U.S. Rifle, Caliber .30, M1903

Here, a rifle can claim a good half-century on the firing line.  More if you count the legions of fans who collect and still actively shoot one (or several).  Of course in those days a rifle with a fifty-year service life was no great trick, but I digress.

Perhaps the consummate American rifle, the 1903 Springfield  is somewhat ironically a copy.  In the early years of the 20th century the U.S. Government looked to standardize a rifle and cartridge for use in all branches of the armed services; by and large the Army issued the various models of Krag and the antiquated heavy Trapdoor Springfield, the Navy and Marines the straight-pull 6mm Lee.  

Experience in Cuba in the Spanish-American War showed the way.  The answer was the Model of 1903, a licensed version of the then-recent Mauser action.  Initial production rifles were chambered in the short-lived .30-03 cartridge and fitted with an even shorter-lived rod bayonet, famously noted to be useless and stupid by none other than Theodore Roosevelt.  By around 1905 the design was finalized into the rifle we all know and love, and once in circulation accompanied the American serviceman to Mexico with Pershing, China with the Marines, and ultimately through the Bois de Belleau, the Meuse-Argonne, the Philippines, Pearl Habor, Guadualcanal, North Africa, and eventually to the desolate hills along the 38th Parallel.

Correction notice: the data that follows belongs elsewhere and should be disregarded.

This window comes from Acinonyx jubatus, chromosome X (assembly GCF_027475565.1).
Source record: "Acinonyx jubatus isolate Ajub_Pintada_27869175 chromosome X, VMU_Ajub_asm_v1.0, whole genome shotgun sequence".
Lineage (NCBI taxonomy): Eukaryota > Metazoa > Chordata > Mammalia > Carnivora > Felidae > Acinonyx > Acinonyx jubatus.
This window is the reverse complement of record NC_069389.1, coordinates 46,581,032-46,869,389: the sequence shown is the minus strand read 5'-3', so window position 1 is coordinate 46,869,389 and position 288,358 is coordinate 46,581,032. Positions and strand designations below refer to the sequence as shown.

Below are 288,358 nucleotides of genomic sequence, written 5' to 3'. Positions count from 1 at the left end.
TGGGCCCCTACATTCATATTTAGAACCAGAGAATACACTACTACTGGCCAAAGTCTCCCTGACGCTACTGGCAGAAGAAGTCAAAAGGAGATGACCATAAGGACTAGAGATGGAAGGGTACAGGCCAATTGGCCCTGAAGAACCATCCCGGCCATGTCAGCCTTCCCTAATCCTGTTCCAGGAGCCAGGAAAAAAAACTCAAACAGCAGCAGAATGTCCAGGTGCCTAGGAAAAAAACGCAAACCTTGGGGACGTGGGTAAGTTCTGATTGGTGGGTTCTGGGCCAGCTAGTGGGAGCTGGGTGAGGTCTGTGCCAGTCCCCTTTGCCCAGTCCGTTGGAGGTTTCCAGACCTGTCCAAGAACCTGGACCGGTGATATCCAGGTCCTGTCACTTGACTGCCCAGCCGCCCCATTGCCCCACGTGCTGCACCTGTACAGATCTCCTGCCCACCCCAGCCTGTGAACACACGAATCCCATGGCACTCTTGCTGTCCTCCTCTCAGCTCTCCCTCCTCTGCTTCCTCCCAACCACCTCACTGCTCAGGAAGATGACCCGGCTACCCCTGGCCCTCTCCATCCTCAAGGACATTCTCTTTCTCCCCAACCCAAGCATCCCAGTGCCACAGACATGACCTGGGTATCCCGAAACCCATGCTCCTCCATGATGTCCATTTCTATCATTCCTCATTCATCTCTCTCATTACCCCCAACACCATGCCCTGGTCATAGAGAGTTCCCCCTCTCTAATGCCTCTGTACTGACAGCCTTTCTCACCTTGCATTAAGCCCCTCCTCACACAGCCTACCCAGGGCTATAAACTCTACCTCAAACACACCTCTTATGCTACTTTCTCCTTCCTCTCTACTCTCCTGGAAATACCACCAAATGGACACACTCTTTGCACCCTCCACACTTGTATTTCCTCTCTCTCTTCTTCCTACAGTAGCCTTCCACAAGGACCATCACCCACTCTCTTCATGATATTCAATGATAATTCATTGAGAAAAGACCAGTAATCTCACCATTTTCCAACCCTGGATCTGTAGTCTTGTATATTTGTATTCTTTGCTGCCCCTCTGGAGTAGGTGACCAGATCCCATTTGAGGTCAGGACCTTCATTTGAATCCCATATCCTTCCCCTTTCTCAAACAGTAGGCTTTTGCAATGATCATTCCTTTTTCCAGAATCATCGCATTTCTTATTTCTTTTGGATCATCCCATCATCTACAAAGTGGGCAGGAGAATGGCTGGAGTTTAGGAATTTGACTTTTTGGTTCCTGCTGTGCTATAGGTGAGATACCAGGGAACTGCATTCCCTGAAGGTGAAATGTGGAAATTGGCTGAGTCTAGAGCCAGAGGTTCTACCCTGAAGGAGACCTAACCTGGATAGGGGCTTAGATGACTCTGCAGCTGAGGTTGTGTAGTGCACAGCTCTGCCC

The 1903 family is also devilishly addictive to collect.  A hundred-odd years on, pristine examples are getting scarce and rebuilds are the norm.  A matching-parts rifle falls into the realm of a pipe dream, but for the enthusiast who doesn't mind putting a little extra cash into one the occasional good deal can be found on gently sporterized examples.  

This rifle pictured is representative of the standard at the time of the United States' entry into the First World War.  It wears a Type S stock with a single reinforcement below the reciever, a bolt with an early straight (unswept) handle, and a front sight protector as seems to be favored by the U.S. Marine Corps.  The Army appears to have had less enthusiasm for the device; a small point of consequence as a minority of doughboys carried the '03 to the Western Front, supplied as they were with the upcoming 1917 Enfield.

Given time and a cooperative internet provider I may return and add an accoutrement card as displayed with the M1 rifle a few posts down. 

No comments:

Post a Comment